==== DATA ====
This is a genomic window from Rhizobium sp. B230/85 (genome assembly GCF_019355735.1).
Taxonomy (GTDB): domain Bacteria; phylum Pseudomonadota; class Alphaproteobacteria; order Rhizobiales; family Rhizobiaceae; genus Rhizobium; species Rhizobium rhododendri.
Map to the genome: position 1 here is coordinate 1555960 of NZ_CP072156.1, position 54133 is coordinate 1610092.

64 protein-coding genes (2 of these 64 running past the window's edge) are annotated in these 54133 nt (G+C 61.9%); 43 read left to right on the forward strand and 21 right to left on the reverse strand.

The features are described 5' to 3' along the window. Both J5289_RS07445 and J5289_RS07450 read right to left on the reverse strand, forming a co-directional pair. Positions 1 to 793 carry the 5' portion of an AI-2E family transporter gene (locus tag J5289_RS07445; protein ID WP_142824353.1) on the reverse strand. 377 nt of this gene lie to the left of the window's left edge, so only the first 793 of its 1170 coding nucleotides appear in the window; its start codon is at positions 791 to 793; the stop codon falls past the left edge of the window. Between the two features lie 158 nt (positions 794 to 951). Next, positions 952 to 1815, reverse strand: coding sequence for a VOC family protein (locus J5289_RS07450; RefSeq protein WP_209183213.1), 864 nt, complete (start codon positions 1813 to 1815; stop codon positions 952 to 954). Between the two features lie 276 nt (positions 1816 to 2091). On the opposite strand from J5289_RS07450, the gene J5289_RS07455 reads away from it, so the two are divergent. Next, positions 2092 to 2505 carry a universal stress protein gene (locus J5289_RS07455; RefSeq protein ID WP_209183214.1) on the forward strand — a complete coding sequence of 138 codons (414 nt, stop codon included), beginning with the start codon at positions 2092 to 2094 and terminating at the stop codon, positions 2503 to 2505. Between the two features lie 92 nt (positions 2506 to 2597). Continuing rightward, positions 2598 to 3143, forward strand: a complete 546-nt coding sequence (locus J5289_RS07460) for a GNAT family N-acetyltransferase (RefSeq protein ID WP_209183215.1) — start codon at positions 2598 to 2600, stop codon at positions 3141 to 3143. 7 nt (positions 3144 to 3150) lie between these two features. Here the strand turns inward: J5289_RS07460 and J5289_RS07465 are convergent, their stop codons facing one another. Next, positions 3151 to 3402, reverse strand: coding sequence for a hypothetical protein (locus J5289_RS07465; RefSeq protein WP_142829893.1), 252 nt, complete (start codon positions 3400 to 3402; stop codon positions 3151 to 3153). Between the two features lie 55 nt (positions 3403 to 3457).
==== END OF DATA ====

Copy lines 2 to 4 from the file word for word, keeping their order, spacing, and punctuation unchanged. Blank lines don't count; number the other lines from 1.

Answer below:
Taxonomy (GTDB): domain Bacteria; phylum Pseudomonadota; class Alphaproteobacteria; order Rhizobiales; family Rhizobiaceae; genus Rhizobium; species Rhizobium rhododendri.
Map to the genome: position 1 here is coordinate 1555960 of NZ_CP072156.1, position 54133 is coordinate 1610092.

64 protein-coding genes (2 of these 64 running past the window's edge) are annotated in these 54133 nt (G+C 61.9%); 43 read left to right on the forward strand and 21 right to left on the reverse strand.